Florence needed help!

The day after the flood the city woke up covered by a thick and malodorous layer of mud mixed with fuel and every kind of filth and it was obvious that to clean it all and to return to a certain sort of normality the Florentines needed help. And this is when the so called “mud angels” started to arrive to the city from all over Italy and from abroad. They were mainly young people, high school and university students, who came to Florence and helped to remove the mud from churches, shops, apartments and museums. It was necessary to empty the magazines of the National Library and the State Archive, full of manuscripts and documents completely covered by the mud. In the Santa Croce church, under the layers of the dirt, Cimabue’s Crucifix was discovered, one of the most precious paintings from the thirteenth century completely ruined by the water. The painting became the symbol of the flood. Its restoration was concluded only in 2014 when it returned to the church. Despite the restoration, a part of the pictorial layers could not be reconstructed, and the painting remains strongly marked by this tremendous event.

Mud angels

Today the memory of the mud angels preserves in the city. These brave young people spent days in Florence, often sleeping inside of the empty train carriages at the Santa Maria Novella station or wherever they found some place. For weeks they helped to remove the mud, they saved the paintings, the books and the sculptures and they allowed the city to return to the normality. In same way, the presence of these young volunteers proved that Florence belonged to everybody and that the importance of its cultural heritage crossed every border. The appeals for help came from everywhere, including the actors and artists of international importance. During the days of the food Franco Zeffirelli, a famous Florentine film director, worked in Rome together with Richard Burton and Elisabeth Taylor shooting The Taming of the Shrew. Deeply touched by the scale of the disaster, Zeffirelli produced a documentary entitled Per Firenze. The film shows the images of Florence during and after the flood commented by Richard Burton who appealed the international public for help and support. During the next months, the international help reached Florence from all over the world. Germany, for example, sent to Florence many industrial heaters used to dry the walls of many buildings. It took many months before Florence could return to the normal life. It was even longer before the first paintings, manuscripts and rare books could return to their original collections and even today there are many works of art, books and documents that still wait for the restoration.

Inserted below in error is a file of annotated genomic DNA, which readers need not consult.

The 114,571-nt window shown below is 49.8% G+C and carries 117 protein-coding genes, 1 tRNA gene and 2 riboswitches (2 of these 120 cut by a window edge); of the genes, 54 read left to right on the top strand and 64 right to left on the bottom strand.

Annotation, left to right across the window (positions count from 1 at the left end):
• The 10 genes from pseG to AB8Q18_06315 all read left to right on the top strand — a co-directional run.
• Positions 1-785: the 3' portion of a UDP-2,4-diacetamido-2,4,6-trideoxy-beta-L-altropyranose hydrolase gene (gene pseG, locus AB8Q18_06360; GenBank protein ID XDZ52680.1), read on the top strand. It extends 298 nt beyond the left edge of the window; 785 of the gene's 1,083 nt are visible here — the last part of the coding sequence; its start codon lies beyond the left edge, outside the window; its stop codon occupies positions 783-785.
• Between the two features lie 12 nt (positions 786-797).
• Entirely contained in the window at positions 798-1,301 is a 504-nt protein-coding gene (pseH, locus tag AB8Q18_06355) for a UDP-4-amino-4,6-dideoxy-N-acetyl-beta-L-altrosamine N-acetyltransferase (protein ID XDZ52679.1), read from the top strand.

Consequences of the flood

The flood of Florence had many long-term consequences. First, it proved that the national system of the civil protection was highly inadequate and insufficient. Thus, the flood opened up the discussion about the establishment of an efficient system of warning and rescue in case of natural disasters. In consequence, in 1970 the government instituted the regular units of the civil protection ready to react during floods, earthquakes, landslides or fires. In 1986, instead, the government created a new ministry – the Ministry of Environment – established to protect the Italian environment, ecosystem and natural patrimony of the country.

If you want to see few more pictures from the days of the flood, have a look at this slideshow prepared by the American Institute for Conservation of Historic and Artistic Works.

Planning a holiday in Florence? Contact me to arrange your custom private guided tours!